• Nominal = values measured using current prices
      • Real = quantities measured with constant prices
      1.
    • Appendix: Definitions
      • Aggregate Price Level
      • GDP Deflator = Nominal GDP/Real GDP
      • Consumer Price Index = (CPI) price of a “basket” of
      • goods and services
      • Inflation rate = growth rate of the aggregate price
      • level (percent change from previous period)
      1.
    • An Overview of the Financial System
      • Primary Function of the Financial System is Financial Intermediation
      • The channeling of funds from households, firms and governments who have surplus funds (savers) to those who have a shortage of funds (borrowers).
      2.
    • An Overview of the Financial System 2.
    • Classifications of Financial Markets
      • Debt Markets
      • Short-term (maturity < 1 year) – the Money Market
      • Long-term (maturity > 10 year) – the Capital Market
      • Medium-term (maturity >1 and < 10 years)
      2.
    • Classifications of Financial Markets
      • Equity Markets - Common stocks
      • Primary Market - New security issues sold to initial buyers
      • Secondary Market - Securities previously issued are bought and sold
      2.
    • Classifications of Financial Markets (Cont’d)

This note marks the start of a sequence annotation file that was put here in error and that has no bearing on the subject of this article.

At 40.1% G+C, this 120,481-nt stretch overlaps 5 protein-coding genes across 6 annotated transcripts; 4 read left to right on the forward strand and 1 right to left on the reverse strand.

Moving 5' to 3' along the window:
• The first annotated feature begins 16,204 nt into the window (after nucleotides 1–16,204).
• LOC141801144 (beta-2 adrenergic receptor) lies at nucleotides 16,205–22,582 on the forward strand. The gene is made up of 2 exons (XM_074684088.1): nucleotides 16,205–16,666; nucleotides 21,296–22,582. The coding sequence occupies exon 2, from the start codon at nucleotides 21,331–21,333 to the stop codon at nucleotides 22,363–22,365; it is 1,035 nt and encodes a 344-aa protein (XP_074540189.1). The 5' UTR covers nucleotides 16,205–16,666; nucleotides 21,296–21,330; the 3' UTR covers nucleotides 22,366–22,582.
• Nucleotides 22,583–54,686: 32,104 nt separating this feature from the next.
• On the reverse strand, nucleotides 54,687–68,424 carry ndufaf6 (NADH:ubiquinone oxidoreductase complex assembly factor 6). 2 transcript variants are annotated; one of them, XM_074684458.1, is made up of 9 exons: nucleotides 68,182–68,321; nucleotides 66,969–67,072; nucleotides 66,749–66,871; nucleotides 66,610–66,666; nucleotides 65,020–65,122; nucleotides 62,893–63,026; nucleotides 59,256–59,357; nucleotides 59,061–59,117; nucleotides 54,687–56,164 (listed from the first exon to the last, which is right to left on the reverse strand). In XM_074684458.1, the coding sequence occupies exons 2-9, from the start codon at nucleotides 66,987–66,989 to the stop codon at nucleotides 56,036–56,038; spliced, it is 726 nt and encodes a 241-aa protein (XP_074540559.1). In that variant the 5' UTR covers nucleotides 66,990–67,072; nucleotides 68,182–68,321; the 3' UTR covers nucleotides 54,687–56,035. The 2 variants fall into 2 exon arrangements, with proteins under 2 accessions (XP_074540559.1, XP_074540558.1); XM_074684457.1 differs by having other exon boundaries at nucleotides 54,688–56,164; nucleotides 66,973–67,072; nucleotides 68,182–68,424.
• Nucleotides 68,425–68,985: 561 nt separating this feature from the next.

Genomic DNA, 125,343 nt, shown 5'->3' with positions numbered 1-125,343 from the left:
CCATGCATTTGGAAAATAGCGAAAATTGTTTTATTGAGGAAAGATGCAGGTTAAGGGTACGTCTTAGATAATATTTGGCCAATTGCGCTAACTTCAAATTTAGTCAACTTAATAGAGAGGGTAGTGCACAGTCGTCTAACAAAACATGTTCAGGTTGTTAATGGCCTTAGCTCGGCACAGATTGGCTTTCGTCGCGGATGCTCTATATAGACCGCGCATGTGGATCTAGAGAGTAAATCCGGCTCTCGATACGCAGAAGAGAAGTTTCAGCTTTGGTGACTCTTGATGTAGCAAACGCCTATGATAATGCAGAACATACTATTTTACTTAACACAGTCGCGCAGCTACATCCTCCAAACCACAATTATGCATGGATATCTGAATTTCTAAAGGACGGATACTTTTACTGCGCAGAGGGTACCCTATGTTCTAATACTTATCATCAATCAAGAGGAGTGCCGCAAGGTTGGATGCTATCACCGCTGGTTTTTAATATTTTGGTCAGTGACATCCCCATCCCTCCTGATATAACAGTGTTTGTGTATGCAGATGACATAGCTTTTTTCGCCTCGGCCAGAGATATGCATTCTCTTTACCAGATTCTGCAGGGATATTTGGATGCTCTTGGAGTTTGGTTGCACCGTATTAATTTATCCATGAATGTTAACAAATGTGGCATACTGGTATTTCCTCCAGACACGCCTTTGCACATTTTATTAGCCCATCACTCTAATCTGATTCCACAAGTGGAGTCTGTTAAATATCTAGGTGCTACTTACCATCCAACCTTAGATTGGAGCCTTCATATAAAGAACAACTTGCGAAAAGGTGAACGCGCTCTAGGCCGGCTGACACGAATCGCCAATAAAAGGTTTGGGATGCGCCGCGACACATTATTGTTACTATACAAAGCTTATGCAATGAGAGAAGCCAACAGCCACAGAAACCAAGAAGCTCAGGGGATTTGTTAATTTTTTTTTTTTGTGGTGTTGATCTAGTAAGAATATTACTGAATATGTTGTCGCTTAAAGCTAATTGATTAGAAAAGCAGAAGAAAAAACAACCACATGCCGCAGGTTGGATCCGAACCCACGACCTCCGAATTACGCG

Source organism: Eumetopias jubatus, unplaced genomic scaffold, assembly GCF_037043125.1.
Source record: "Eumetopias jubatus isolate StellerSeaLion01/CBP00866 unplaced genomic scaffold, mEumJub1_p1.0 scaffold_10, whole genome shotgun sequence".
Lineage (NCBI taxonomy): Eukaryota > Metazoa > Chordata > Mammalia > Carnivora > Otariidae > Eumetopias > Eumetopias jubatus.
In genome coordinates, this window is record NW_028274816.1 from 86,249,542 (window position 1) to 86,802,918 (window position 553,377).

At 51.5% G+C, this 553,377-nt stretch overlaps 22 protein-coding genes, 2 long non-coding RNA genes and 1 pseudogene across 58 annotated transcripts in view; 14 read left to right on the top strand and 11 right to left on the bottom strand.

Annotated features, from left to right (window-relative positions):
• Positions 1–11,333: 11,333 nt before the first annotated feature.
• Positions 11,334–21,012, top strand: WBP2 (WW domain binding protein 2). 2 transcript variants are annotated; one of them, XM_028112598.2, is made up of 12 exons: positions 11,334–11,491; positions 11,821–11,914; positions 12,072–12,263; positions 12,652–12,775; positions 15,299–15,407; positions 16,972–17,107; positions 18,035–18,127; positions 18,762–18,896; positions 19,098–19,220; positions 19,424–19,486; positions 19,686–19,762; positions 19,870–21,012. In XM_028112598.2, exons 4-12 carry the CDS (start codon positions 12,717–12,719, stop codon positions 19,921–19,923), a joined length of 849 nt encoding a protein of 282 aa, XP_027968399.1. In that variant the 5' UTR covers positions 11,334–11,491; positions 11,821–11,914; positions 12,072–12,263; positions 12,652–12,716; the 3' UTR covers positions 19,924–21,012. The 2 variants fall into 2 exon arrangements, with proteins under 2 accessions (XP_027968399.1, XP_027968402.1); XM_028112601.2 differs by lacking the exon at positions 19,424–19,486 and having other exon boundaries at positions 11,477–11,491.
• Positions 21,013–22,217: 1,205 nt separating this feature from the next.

• Secondary Markets
      • Exchanges
      • Trades conducted in central locations (e.g., Toronto Stock Exchange and New York Stock Exchange)
      • Over-the-Counter Markets
      • Dealers at different locations buy and sell
      2.
    • Financial Market Instruments 2.
    • Financial Market Instruments (Cont’d)
      • Other Money Market Instruments
      • Certificates of deposit
      • Repurchase agreements
      • Overnight funds
      2.
    • Financial Market Instruments (Cont’d) 2.
    • Financial Market Instruments (Cont’d)
      • Other Capital Market Instruments
      • Canada savings bonds
      • Provincial and municipal bonds
      • Government agencies securities
      2.
    • Internationalization of Financial Markets
      • International Bond Market
      • Foreign bonds - sold in a foreign country and denominated in that country